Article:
David Walsh and his MONA
"To operate effectively in my world—which means to be strongly motivated all the time—I have to be on the edge." This is how art collector David Walsh described his way of life in an article recently published in The Guardian. Walsh clearly loves the thrill of the edge: Not only did he get lucky through gambling which earned him millions, but he also built one of the largest museums of the southern hemisphere at the "edge" of the world in Hobart, Tasmania.
His Museum of Old and New Art (MONA) is burrowed deep into the Australian bedrock—a place that requires a lot of preparation to get to. Some would say a risky move of David Walsh to invest a great deal of his money into this space off the beaten path. But, after three years, it is clear that the project paid off. MONA has literally become a sensation in Australia and beyond with Tasmania’s tourist economy experiencing a notable boost.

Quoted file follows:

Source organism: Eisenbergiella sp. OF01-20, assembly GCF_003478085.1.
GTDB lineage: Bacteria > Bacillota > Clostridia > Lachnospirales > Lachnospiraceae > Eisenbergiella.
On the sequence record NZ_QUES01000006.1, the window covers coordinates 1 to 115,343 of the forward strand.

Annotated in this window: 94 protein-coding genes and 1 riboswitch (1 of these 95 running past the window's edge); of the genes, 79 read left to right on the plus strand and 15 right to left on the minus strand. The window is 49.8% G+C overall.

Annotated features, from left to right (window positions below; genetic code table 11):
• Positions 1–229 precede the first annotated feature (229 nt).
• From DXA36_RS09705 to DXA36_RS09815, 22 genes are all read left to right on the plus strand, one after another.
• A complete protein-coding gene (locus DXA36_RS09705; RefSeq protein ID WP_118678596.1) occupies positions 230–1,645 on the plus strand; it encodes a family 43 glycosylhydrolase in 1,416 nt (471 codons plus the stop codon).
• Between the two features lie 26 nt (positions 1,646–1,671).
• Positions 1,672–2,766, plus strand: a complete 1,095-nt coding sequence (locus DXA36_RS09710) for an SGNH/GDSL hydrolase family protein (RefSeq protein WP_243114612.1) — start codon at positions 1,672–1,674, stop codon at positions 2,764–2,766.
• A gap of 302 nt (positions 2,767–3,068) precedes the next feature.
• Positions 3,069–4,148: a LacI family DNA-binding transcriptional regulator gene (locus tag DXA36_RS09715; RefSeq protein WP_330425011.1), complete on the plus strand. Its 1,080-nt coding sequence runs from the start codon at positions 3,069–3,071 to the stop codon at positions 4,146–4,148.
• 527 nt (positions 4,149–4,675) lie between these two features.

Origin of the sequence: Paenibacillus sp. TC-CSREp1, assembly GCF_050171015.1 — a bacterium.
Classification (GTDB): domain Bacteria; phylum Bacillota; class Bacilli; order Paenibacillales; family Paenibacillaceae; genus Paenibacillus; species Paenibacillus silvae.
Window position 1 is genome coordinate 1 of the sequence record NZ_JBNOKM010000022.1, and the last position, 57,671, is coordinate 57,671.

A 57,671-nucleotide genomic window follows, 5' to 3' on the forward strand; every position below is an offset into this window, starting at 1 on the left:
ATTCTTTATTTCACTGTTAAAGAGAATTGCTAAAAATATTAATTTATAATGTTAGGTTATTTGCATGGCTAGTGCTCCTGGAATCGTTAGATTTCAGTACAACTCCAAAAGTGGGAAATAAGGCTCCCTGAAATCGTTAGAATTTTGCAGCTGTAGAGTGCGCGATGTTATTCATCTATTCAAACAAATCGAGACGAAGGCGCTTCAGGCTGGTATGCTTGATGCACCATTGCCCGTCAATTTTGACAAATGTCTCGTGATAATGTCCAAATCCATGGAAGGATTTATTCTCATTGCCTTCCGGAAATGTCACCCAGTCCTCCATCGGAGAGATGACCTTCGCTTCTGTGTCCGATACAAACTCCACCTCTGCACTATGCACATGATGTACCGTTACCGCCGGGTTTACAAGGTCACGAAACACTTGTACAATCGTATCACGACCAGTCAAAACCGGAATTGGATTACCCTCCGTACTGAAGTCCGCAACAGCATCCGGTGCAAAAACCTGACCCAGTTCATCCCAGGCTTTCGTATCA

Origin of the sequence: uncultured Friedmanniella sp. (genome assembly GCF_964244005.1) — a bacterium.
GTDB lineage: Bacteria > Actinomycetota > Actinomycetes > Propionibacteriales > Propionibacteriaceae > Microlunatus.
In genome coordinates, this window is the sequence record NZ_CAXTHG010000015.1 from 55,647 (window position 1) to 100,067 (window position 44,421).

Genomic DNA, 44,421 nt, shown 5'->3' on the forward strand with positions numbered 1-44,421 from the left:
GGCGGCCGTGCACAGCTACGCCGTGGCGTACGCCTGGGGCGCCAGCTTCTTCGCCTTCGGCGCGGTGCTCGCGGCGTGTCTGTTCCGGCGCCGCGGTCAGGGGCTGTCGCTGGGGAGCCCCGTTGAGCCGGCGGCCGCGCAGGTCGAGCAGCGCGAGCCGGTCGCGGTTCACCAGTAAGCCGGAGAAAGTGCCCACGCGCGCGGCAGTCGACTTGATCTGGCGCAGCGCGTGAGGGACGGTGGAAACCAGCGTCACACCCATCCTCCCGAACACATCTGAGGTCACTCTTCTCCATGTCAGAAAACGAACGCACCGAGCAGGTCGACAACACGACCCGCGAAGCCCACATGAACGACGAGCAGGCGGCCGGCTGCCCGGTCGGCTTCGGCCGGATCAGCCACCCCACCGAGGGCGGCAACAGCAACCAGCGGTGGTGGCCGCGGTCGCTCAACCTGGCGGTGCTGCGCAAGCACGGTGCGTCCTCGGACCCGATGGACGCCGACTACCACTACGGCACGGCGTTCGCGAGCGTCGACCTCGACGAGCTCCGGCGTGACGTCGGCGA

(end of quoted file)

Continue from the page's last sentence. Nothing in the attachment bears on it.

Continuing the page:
MONA’s outreach is strongly tied to the visions of David Walsh and he has become somewhat an arbiter for good taste. Focused on controversial, confronting and at times very sexual as well as puerile art, the museum obviously goes beyond the typical gallery experience. More, it seems to be different from conventional art spaces.
If MONA will be able to hold this status in the upcoming years and if it will still be tied so strongly to his person along with his vision, is what David Walsh is talking about in the following article. It is a very honest interview with a collector who has always taken risks—so far he has always got lucky with it.
Read the whole interview with David Walsh